Siegfried Loraine Sassoon, CBE, MC (8 September 1886 – 1 September 1967) was an English poet, writer, and soldier.
Decorated for bravery on the Western Front, he became one of the leading poets of the First World War. His poetry both described the horrors of the trenches, and satirised the patriotic pretensions of those who, in Sassoon's view, were responsible for a jingoism-fuelled war.
Sassoon volunteered in 1914, but broke his arm badly in a riding accident and was put out of action before even leaving England, spending the spring of 1915 convalescing.
He was commissioned as a second lieutenant on 29 May 1915.
On 1 November his younger brother Hamo was killed in the Gallipoli Campaign and in the same month Siegfried was sent to the 1st Battalion in France.
Sassoon soon became horrified by the realities of war, and the tone of his writing changed completely: where his early poems exhibit a romantic idealistic view of war, his later poetry became increasingly discordant as he tried to convey the ugly truths of the trenches to an audience lulled by patriotic propaganda. His philosophy of 'no truth unfitting' had a significant effect at the time.
As a consequence, Sassoon became a focal point for dissent within the armed forces, more specifically when he made a lone protest against the continuation of the war in his "Soldier's Declaration" of 1917, culminating in his admission to a mental hospital. Sassoon later won acclaim for his prose work, notably his three-volume fictionalised autobiography, collectively known as the "Sherston trilogy".
Siegfried Sassoon died one week before his 81st birthday, and is buried at St Andrew's Church, Mells, Somerset.
First World War poems from the front – edited by Paul o’Prey
Sassoon had a privileged childhood in Kent, where he developed a lifelong passion for poetry and for sport, especially cricket and hunting. He studied briefly at Cambridge and in August 1914 volunteered as a trooper in the Sussex Yeomanry.
The following year he was commissioned into the Royal Welsh Fusiliers. Sassoon proved an exceptionally brave and sometimes reckless officer, earning himself the nickname 'Mad Jack’. He was awarded the Military Cross for gallantry in action. He was wounded in April 1917 and sent back to Britain to recover. Disillusioned by the war, and under the influence of Bertrand Russell and other intellectual pacifists, he publicly refused to continue in his military duties. The reason, he announced in a statement read out in Parliament, was that 'the war upon which I entered as a war of defence and liberation, has now become a war of aggression and conquest'.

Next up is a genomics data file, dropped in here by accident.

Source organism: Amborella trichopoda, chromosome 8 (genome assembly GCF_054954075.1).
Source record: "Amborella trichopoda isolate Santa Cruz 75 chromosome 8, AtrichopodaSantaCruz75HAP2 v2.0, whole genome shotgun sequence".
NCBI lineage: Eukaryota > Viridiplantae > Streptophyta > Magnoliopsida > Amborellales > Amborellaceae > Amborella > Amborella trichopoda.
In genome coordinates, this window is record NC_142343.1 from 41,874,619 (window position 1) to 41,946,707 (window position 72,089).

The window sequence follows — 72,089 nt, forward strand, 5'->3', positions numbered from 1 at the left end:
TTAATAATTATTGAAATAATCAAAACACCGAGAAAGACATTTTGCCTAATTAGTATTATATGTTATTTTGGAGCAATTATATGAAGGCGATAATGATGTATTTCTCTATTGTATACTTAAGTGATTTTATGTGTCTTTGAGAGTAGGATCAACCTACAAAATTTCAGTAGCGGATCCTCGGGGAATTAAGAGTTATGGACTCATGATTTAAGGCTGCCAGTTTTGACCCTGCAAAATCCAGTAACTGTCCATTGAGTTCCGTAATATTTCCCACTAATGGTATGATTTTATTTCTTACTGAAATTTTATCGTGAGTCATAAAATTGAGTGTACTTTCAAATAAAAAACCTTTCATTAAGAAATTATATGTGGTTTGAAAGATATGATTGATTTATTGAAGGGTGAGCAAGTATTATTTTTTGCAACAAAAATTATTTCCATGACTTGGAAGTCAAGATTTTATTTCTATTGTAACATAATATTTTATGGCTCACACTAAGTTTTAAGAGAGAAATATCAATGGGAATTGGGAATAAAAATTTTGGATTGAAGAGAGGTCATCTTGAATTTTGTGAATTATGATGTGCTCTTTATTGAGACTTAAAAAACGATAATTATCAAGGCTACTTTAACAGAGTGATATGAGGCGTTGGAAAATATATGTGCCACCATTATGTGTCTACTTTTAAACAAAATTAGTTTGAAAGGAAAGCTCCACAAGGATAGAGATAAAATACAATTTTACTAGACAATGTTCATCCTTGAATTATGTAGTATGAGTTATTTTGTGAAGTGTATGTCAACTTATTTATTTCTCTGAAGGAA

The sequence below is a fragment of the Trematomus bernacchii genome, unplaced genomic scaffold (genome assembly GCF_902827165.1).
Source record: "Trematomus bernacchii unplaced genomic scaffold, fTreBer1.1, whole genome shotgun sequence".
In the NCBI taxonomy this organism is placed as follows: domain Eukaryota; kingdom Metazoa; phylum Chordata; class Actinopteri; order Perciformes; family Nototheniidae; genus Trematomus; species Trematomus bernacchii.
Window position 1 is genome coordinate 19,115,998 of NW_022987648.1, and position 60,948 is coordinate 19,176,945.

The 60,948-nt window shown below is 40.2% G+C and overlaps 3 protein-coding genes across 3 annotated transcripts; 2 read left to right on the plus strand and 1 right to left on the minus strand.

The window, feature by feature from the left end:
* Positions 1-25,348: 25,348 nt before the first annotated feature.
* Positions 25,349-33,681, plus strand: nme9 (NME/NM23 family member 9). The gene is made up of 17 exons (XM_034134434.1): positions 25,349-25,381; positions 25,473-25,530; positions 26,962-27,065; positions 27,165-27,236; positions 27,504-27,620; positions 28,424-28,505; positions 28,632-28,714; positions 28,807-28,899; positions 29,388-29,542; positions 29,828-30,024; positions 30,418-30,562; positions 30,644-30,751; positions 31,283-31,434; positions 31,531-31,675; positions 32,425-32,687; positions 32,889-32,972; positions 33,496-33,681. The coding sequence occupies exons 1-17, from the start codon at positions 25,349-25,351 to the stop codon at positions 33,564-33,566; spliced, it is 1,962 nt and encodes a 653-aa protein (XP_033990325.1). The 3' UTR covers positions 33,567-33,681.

Unknown to Sassoon, Robert Graves intervened with senior officers to have him diagnosed as having a 'mental breakdown' due to shell shock, to save him from facing a court martial – an action which was to sour their friendship. Sassoon was sent for treatment to Craiglockhart Hospital, where he became friends with fellow patient Wilfred Owen. He later returned to front line service.
After the war he devoted himself to writing poetry and a series of celebrated memoirs, including Memoirs of an Infantry Officer (1930).
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- Sassoon, Siegfried - Aftermath
- Sassoon, Siegfried - Base Details
- Sassoon, Siegfried - Everyone sang
- Sassoon, Siegfried - I stood with the Dead
- Sassoon, Siegfried - On Passing the New Menin Gate
- Sassoon, Siegfried - Survivors
- Sassoon, Siegfried - The General
- Sassoon, Siegfried - The Hero
- Sassoon, Siegfried - They